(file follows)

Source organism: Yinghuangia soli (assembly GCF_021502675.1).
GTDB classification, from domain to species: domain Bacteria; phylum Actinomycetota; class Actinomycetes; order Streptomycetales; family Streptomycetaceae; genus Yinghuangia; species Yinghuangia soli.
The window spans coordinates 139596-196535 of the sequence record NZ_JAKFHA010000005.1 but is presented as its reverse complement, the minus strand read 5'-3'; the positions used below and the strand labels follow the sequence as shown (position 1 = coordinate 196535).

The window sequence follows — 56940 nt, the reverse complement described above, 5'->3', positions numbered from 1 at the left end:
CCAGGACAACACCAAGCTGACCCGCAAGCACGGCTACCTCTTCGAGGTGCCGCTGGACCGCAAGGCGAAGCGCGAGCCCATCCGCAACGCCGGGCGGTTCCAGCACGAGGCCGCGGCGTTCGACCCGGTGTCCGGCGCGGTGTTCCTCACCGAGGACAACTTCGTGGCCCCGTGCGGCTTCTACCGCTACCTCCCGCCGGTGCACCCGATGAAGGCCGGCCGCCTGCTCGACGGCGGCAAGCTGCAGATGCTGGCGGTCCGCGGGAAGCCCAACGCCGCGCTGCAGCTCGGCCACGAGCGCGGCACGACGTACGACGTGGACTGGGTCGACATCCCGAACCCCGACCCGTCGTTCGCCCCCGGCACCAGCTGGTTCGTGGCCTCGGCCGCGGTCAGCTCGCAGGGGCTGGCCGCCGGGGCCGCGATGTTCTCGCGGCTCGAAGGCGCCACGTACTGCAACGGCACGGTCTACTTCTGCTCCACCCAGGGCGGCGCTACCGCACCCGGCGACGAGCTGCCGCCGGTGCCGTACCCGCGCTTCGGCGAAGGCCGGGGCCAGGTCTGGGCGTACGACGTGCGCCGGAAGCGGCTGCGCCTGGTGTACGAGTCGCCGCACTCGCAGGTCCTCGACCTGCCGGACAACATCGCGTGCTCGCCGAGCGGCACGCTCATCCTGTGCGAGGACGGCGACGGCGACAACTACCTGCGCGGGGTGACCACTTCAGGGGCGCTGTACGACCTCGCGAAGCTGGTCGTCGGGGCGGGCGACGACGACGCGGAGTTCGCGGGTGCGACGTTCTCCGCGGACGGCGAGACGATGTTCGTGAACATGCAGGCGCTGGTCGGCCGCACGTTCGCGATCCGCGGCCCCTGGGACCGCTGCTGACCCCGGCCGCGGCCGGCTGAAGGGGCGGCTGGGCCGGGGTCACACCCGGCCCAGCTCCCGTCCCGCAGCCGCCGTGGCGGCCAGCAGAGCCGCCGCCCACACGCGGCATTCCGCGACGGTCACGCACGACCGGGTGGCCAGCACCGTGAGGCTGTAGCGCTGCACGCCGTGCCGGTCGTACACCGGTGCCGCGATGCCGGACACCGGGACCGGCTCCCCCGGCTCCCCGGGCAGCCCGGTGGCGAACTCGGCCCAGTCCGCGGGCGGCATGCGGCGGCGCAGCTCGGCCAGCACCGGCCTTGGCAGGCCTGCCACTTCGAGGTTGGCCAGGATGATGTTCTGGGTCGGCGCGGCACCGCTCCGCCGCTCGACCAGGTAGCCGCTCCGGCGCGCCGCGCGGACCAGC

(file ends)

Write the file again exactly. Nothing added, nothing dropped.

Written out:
Source organism: Yinghuangia soli (assembly GCF_021502675.1).
GTDB classification, from domain to species: domain Bacteria; phylum Actinomycetota; class Actinomycetes; order Streptomycetales; family Streptomycetaceae; genus Yinghuangia; species Yinghuangia soli.
The window spans coordinates 139596-196535 of the sequence record NZ_JAKFHA010000005.1 but is presented as its reverse complement, the minus strand read 5'-3'; the positions used below and the strand labels follow the sequence as shown (position 1 = coordinate 196535).

The window sequence follows — 56940 nt, the reverse complement described above, 5'->3', positions numbered from 1 at the left end:
CCAGGACAACACCAAGCTGACCCGCAAGCACGGCTACCTCTTCGAGGTGCCGCTGGACCGCAAGGCGAAGCGCGAGCCCATCCGCAACGCCGGGCGGTTCCAGCACGAGGCCGCGGCGTTCGACCCGGTGTCCGGCGCGGTGTTCCTCACCGAGGACAACTTCGTGGCCCCGTGCGGCTTCTACCGCTACCTCCCGCCGGTGCACCCGATGAAGGCCGGCCGCCTGCTCGACGGCGGCAAGCTGCAGATGCTGGCGGTCCGCGGGAAGCCCAACGCCGCGCTGCAGCTCGGCCACGAGCGCGGCACGACGTACGACGTGGACTGGGTCGACATCCCGAACCCCGACCCGTCGTTCGCCCCCGGCACCAGCTGGTTCGTGGCCTCGGCCGCGGTCAGCTCGCAGGGGCTGGCCGCCGGGGCCGCGATGTTCTCGCGGCTCGAAGGCGCCACGTACTGCAACGGCACGGTCTACTTCTGCTCCACCCAGGGCGGCGCTACCGCACCCGGCGACGAGCTGCCGCCGGTGCCGTACCCGCGCTTCGGCGAAGGCCGGGGCCAGGTCTGGGCGTACGACGTGCGCCGGAAGCGGCTGCGCCTGGTGTACGAGTCGCCGCACTCGCAGGTCCTCGACCTGCCGGACAACATCGCGTGCTCGCCGAGCGGCACGCTCATCCTGTGCGAGGACGGCGACGGCGACAACTACCTGCGCGGGGTGACCACTTCAGGGGCGCTGTACGACCTCGCGAAGCTGGTCGTCGGGGCGGGCGACGACGACGCGGAGTTCGCGGGTGCGACGTTCTCCGCGGACGGCGAGACGATGTTCGTGAACATGCAGGCGCTGGTCGGCCGCACGTTCGCGATCCGCGGCCCCTGGGACCGCTGCTGACCCCGGCCGCGGCCGGCTGAAGGGGCGGCTGGGCCGGGGTCACACCCGGCCCAGCTCCCGTCCCGCAGCCGCCGTGGCGGCCAGCAGAGCCGCCGCCCACACGCGGCATTCCGCGACGGTCACGCACGACCGGGTGGCCAGCACCGTGAGGCTGTAGCGCTGCACGCCGTGCCGGTCGTACACCGGTGCCGCGATGCCGGACACCGGGACCGGCTCCCCCGGCTCCCCGGGCAGCCCGGTGGCGAACTCGGCCCAGTCCGCGGGCGGCATGCGGCGGCGCAGCTCGGCCAGCACCGGCCTTGGCAGGCCTGCCACTTCGAGGTTGGCCAGGATGATGTTCTGGGTCGGCGCGGCACCGCTCCGCCGCTCGACCAGGTAGCCGCTCCGGCGCGCCGCGCGGACCAGC